Then the opponent they had thought about all day arrived.
“They’re here,” goalkeeper Clara Kassaraba said as her teammates turned to watch Churchill’s players enter the Silver Spring school’s stadium.
Entering Monday afternoon, Northwood was 8-2, having transformed into a Montgomery County competitor after decades of serving as a doormat. Despite nearly all of their players only learning lacrosse after arriving in high school, the Gladiators finished 9-1 last year. This spring, they claimed their first division championship — adding a date to the blank girls’ lacrosse banner in the school gym.
Still, they had never beaten a school from one of the county’s wealthiest areas, where the popularity of lacrosse is booming and many players have the resources to start competing as children. Another opportunity arrived when Churchill, the visitors from Potomac, came to Northwood.
Most Silver Spring residents are middle-class — the latest U.S. census data recorded a median household income of $88,274. But in a sport that has grown at varying rates across the D.C. area and costs thousands annually to excel in, Northwood players feel at a disadvantage when aiming for county contention.
“Even if we’re excited and we’re hyped up about this game, and we know we have talent, I think somewhere in our minds there’s just this attitude of ‘We should lose against them,’ ” senior defender Amelia Eisenmann said. “Like: ‘They’re so much better. They’re more privileged than us. I don’t think we hold a candle to them.’ ”
As freshmen at Northwood during the 2018-19 school year, Delaney and Heidi Clesner warmed up for basketball practice in the auxiliary gym. Their friends passed with spare lacrosse sticks, and the sisters decided to try a new sport.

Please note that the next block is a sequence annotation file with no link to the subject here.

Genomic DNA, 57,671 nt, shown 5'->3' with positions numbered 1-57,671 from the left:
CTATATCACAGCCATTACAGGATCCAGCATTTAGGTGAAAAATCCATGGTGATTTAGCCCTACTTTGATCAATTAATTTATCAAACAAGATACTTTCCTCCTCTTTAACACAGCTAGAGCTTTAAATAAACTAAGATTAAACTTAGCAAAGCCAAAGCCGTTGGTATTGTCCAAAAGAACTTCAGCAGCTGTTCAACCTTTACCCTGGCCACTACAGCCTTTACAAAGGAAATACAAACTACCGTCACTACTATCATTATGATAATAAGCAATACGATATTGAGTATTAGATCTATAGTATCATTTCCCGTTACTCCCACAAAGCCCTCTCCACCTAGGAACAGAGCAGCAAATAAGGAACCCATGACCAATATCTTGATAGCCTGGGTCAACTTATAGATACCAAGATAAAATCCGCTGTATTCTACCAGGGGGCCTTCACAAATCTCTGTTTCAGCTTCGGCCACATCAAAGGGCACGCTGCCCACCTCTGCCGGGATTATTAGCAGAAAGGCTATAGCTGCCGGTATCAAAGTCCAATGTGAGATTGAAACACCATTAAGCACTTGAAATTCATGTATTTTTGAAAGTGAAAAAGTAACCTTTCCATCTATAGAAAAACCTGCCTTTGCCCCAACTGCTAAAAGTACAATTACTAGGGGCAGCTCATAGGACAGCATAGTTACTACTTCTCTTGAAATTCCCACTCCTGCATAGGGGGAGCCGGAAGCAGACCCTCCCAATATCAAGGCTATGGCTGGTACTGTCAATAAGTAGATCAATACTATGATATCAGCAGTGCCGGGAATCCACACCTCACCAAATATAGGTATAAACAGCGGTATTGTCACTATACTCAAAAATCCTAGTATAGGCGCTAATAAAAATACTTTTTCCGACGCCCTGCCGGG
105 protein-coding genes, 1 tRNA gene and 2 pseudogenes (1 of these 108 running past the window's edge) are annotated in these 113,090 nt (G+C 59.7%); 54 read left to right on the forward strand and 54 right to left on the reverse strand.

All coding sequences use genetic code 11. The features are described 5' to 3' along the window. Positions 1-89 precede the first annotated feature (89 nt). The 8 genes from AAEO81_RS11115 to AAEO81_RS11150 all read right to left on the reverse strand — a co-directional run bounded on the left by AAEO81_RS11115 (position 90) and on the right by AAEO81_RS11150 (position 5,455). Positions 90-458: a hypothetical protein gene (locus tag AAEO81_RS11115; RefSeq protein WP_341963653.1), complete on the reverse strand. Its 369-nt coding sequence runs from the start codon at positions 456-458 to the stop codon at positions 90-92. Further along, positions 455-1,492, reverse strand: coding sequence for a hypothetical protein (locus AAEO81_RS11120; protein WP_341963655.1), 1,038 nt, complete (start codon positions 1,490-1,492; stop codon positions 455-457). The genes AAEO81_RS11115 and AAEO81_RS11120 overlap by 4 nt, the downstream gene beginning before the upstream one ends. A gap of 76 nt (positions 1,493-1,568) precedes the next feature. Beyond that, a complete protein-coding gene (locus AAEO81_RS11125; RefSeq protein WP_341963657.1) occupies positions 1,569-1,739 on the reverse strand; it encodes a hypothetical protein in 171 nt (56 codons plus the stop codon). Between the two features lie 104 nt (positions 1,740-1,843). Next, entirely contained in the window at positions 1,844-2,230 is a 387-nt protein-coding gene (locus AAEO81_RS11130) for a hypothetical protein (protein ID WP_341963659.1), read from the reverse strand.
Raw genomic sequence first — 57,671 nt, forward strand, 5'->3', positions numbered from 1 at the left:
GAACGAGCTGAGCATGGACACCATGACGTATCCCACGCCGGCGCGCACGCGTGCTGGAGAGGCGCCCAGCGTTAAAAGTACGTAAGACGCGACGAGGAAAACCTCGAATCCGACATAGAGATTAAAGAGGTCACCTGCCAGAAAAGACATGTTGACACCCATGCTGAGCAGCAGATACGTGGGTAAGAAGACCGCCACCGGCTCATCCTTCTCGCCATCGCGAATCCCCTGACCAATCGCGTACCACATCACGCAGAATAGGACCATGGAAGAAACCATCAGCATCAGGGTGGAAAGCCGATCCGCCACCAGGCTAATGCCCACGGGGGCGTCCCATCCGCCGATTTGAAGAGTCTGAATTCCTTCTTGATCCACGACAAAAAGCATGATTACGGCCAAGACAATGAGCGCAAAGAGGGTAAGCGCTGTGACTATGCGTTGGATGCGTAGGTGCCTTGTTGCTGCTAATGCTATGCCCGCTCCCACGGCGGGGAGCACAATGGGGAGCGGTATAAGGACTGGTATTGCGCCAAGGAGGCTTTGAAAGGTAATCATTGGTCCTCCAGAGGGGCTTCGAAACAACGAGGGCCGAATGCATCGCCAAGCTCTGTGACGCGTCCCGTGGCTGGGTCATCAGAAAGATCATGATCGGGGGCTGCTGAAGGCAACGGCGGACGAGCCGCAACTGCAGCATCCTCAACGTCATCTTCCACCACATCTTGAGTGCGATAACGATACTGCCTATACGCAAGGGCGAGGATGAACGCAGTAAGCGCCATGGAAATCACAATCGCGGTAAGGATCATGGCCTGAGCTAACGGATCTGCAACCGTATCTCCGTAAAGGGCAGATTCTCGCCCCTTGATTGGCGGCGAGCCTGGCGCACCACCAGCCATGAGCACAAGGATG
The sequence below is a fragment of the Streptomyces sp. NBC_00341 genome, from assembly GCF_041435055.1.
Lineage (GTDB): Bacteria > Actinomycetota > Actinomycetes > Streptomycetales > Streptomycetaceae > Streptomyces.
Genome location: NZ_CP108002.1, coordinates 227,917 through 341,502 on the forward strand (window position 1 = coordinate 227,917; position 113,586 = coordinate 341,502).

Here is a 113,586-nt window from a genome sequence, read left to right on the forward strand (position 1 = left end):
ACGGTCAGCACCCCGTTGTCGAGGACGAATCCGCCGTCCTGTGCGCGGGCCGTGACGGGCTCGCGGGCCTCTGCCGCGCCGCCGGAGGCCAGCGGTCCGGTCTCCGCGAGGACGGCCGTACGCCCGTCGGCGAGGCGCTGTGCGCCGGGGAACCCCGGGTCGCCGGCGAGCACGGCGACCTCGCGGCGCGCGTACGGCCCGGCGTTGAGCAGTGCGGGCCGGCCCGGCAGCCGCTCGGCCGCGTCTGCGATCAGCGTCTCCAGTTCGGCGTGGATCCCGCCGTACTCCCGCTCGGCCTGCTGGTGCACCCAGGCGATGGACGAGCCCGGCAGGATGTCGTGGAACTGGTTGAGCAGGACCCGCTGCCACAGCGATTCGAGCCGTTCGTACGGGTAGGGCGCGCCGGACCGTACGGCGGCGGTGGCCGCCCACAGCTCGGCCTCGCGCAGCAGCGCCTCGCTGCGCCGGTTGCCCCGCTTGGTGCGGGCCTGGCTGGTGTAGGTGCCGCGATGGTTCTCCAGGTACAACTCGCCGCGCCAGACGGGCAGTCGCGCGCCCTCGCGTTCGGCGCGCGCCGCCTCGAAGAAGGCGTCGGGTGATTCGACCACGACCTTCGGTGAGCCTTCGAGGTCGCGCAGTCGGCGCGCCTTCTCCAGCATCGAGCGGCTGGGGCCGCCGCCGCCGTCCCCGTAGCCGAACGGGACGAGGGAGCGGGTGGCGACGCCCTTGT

The lacrosse coach happened to be Jennifer Buckley, who coached against the Clesners in middle school basketball. They had speed and talent, but to that point lacrosse was mostly foreign to them.
Silver Spring’s lone youth lacrosse program, a recreation team called the Silver Spring Warriors, was forced to cut its girls’ program for the 2015 season because of a lack of interest. It still struggles to field teams, even as youth programs flourish in wealthier areas.
“I mostly just started playing sports because of my friends, and I didn’t have any friends who played lacrosse,” said Heidi Clesner, who is believed to be the first Northwood player named first-team all-county. “I just really didn’t know what the sport was, entirely, so I was like, ‘Why would I do that?’ ”
Buckley, a former Capitol Police officer who began coaching Northwood eight years ago, refused to cut players so she could maximize the use of equipment, which costs at least $300 per athlete. She also arranged an alumni game, where she asked former players to donate gear.
Still, some players were concerned about the cost. When attacker Fatima Escobar lost her $40 goggles during the first week of practice in 2019, she panicked and searched for them for a day.
“There’s such a large barrier to entry, given the financial cost of the equipment,” said Matt Breslin, who directs youth lacrosse programs in Bethesda and D.C. “Even people who do have the means to it are like, ‘Why am I spending $550 on a sport that I don’t even know if my kid’s going to like?’ ”
After a turnaround 2019 season, Buckley, 43, convinced the Clesner twins to join a club team — where most college recruiting occurs. They traveled to Bethesda to find a competitive squad, Next Level Lacrosse, which cost their family at least $4,000 annually.